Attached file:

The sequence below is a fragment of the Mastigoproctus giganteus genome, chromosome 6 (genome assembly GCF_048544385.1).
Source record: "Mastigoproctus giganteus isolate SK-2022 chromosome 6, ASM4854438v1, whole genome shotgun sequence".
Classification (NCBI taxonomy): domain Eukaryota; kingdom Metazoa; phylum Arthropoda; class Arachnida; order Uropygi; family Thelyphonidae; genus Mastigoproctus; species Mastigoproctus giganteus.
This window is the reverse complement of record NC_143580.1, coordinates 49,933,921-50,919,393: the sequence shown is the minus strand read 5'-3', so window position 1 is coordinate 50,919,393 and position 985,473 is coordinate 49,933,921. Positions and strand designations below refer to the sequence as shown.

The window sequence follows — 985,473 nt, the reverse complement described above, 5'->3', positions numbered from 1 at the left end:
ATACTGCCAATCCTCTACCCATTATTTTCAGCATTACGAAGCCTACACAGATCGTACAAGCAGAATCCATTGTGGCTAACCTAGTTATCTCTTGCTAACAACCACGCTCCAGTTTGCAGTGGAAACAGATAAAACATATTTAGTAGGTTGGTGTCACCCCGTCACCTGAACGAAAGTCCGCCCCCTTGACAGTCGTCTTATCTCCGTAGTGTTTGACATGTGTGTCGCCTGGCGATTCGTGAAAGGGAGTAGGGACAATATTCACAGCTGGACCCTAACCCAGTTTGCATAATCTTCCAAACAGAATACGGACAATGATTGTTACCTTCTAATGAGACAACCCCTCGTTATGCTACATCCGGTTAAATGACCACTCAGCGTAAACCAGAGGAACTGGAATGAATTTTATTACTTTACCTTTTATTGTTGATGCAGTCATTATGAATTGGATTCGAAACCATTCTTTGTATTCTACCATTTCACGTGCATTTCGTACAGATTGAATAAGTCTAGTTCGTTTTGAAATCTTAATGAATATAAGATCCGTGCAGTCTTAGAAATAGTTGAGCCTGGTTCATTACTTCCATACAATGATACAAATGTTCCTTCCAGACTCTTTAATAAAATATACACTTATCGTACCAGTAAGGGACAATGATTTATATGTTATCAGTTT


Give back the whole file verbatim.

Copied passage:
The sequence below is a fragment of the Mastigoproctus giganteus genome, chromosome 6 (genome assembly GCF_048544385.1).
Source record: "Mastigoproctus giganteus isolate SK-2022 chromosome 6, ASM4854438v1, whole genome shotgun sequence".
Classification (NCBI taxonomy): domain Eukaryota; kingdom Metazoa; phylum Arthropoda; class Arachnida; order Uropygi; family Thelyphonidae; genus Mastigoproctus; species Mastigoproctus giganteus.
This window is the reverse complement of record NC_143580.1, coordinates 49,933,921-50,919,393: the sequence shown is the minus strand read 5'-3', so window position 1 is coordinate 50,919,393 and position 985,473 is coordinate 49,933,921. Positions and strand designations below refer to the sequence as shown.

The window sequence follows — 985,473 nt, the reverse complement described above, 5'->3', positions numbered from 1 at the left end:
ATACTGCCAATCCTCTACCCATTATTTTCAGCATTACGAAGCCTACACAGATCGTACAAGCAGAATCCATTGTGGCTAACCTAGTTATCTCTTGCTAACAACCACGCTCCAGTTTGCAGTGGAAACAGATAAAACATATTTAGTAGGTTGGTGTCACCCCGTCACCTGAACGAAAGTCCGCCCCCTTGACAGTCGTCTTATCTCCGTAGTGTTTGACATGTGTGTCGCCTGGCGATTCGTGAAAGGGAGTAGGGACAATATTCACAGCTGGACCCTAACCCAGTTTGCATAATCTTCCAAACAGAATACGGACAATGATTGTTACCTTCTAATGAGACAACCCCTCGTTATGCTACATCCGGTTAAATGACCACTCAGCGTAAACCAGAGGAACTGGAATGAATTTTATTACTTTACCTTTTATTGTTGATGCAGTCATTATGAATTGGATTCGAAACCATTCTTTGTATTCTACCATTTCACGTGCATTTCGTACAGATTGAATAAGTCTAGTTCGTTTTGAAATCTTAATGAATATAAGATCCGTGCAGTCTTAGAAATAGTTGAGCCTGGTTCATTACTTCCATACAATGATACAAATGTTCCTTCCAGACTCTTTAATAAAATATACACTTATCGTACCAGTAAGGGACAATGATTTATATGTTATCAGTTT